A Hole in the Head
In the 1930s Frank Capra owned Hollywood, along with a handful of other directors. No less than three Oscars for best directing, and his movies made tons of money. In WWII he made some of the best war documentaries ever. Then it all sort of stopped. Though he was never called before the treasonous HUAC, his association with blacklisted writers made him a little suspect. In the ‘50s he largely got away from Hollywood, making educational science movies such as Our Mister Sun, which were shown at assemblies when I was in elementary school. Most of the kids were bored and used the time to sleep or socialize, but I was entranced. He was at least partly responsible for getting me interested in science.
They say that audiences moved on and he stayed the same, making wildly optimistic movies that didn’t fit with the current age. This is partially true, but there’s something else, I’m sad to say. He stopped making good movies. It’s a Wonderful Life in 1948 was his last good movie, and sort of refutes the idea that audiences didn’t want to see his brand of “Capracorn” anymore. Not only did it do well, but it’s beloved to this day, in this ultra-cynical age. He made five films after that, and none of them were very good. In an attempt to recapture past glory, he remade one of his early ones, Lady For a Day, as Pocketful of Miracles, and it just lay there like a dead thing. As a good illustration of just how much Capra had lost, compare the two. One is short, economical, and to the point. The other is bloated and slow. Capra only made two films in color: Miracles and this one, and both look over-lighted, static, and poorly designed. And Frankly, Frank, all five of those late films don’t have the snap that one gets from something as basic as good editing. They could have been made by anybody on the MGM lot.
This one may be his worst film. I say that with a broken heart, as a big fan of his early work. It stars Frank Sinatra, as a hustler in Miami Beach. He has a small hotel, one of those art deco things that were faded and cheap back then, and are restored and super-expensive now. Though he’s behind on his mortgage, he’s one of those guys who always has big plans which never come off. One idea is to open a huge hotel with a Disneyland-type (!!!) amusement park attached. Ahead of his time, one might say in retrospect, but he never had the business head that Walt did.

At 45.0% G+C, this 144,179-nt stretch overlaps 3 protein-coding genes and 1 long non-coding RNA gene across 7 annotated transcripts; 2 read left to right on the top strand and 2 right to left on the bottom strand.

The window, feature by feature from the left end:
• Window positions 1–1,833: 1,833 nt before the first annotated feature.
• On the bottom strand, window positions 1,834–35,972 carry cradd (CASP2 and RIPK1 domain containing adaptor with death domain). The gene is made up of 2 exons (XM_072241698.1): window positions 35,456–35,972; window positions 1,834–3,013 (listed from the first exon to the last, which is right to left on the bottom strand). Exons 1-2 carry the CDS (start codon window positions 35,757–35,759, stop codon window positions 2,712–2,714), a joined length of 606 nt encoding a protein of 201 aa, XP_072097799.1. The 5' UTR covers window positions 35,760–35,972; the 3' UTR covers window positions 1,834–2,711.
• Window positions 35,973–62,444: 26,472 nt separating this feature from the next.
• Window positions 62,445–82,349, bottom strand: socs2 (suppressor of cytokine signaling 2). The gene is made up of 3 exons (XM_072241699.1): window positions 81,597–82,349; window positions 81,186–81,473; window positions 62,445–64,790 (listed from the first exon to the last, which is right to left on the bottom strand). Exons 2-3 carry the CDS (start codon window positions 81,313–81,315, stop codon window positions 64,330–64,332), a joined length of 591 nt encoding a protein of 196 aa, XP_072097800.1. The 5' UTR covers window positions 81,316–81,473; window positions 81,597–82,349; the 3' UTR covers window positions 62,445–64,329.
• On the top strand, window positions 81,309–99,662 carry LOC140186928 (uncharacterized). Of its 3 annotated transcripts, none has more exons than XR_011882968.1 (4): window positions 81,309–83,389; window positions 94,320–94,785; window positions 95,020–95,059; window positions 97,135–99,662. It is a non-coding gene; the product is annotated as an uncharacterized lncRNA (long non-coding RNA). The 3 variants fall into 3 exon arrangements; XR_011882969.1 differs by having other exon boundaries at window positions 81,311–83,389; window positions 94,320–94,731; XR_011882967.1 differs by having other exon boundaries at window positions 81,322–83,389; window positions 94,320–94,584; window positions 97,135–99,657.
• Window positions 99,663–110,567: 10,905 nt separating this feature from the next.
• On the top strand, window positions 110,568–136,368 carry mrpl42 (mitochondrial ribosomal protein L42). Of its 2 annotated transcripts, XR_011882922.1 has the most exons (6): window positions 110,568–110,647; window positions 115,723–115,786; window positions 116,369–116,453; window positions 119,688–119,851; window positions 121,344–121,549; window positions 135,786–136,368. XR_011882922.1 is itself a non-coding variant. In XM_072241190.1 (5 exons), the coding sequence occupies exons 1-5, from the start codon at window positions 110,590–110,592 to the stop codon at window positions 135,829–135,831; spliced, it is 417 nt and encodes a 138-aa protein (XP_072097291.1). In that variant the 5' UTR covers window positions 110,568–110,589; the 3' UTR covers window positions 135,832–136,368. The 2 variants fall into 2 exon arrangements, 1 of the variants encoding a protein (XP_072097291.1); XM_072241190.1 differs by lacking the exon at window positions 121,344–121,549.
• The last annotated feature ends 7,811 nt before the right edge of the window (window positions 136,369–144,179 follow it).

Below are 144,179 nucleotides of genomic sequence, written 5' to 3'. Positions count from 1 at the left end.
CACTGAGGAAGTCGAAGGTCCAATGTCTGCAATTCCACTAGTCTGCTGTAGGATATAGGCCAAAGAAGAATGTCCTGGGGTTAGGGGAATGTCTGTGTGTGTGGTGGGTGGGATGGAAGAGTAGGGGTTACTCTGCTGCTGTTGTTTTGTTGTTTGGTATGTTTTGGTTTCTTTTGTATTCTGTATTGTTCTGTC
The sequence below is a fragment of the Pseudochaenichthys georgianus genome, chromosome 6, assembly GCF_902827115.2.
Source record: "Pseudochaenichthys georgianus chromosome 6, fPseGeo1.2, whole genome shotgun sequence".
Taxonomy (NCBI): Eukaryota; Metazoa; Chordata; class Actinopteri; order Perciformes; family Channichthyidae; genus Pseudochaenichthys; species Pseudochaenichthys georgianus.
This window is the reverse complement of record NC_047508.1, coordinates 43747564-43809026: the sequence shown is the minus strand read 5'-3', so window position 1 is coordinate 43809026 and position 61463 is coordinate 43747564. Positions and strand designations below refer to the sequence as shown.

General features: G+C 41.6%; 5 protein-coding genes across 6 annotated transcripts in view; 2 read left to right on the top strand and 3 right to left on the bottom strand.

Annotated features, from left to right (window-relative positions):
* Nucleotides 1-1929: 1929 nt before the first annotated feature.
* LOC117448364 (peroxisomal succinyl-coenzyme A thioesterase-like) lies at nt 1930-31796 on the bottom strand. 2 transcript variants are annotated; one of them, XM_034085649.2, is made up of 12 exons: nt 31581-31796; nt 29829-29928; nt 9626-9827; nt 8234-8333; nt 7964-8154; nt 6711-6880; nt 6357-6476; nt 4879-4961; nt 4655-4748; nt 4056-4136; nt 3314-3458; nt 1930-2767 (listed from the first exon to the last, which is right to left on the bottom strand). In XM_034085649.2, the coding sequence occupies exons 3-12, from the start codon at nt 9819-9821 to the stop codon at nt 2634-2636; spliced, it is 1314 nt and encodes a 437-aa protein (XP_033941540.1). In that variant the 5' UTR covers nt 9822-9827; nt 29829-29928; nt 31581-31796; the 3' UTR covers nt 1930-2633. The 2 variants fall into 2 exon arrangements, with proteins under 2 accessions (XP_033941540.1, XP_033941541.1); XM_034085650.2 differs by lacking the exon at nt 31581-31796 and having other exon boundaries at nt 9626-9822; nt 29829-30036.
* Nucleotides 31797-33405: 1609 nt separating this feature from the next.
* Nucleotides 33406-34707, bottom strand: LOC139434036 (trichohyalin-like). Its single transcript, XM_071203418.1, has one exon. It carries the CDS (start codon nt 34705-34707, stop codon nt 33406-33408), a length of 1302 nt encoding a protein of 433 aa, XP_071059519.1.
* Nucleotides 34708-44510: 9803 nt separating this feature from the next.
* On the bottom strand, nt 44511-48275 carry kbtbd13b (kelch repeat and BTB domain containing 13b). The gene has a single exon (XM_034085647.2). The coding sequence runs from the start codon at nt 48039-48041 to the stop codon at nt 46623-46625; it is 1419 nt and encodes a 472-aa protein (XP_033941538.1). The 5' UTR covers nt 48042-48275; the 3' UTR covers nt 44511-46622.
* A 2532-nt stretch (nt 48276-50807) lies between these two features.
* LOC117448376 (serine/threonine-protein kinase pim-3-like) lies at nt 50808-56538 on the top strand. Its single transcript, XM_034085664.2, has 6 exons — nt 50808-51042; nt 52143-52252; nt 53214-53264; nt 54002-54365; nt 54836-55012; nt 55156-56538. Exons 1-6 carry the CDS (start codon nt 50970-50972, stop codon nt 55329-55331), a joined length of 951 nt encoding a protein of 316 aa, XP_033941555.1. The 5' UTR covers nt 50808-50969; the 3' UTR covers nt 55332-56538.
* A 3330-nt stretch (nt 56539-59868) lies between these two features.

He’s got a son (Mom is dead), that nails-on-a-blackboard little Eddie Hodges, who is way more responsible than he is. Son worries he’s going to be sent off to live with his uncle (Edward G. Robinson) and aunt (Thelma Ritter). I’d be worried, too, though Dad is no prize. Dad’s got a kooky beatnik (in high heels) girlfriend played by Carolyn Jones. I kept trying to place her, and only when I looked her up did I realize she was Morticia in “The Addams Family.” She is constantly playing those damn bongo drums. It seems that lately half the old movies I’ve watched have inflicted those damn bongos on me. The family wants to set him up with Eleanor Parker, a widow more his age, a stabilizing influence.
The trouble is I didn’t like any of these people, though Parker is not actively objectionable. It’s all made worse by Sinatra and Hodges sitting down to sing that stupid “High Hopes” song. You just never know what will be a hit, do you? I remember hearing the damn thing everywhere I went in 1959. To put it as succinctly as possible, I know a movie is in trouble when I find myself trying to identify the make and model of the shiny, gigantic Detroit cars that roll by, and before long I was doing that. It was a struggle to finish this one.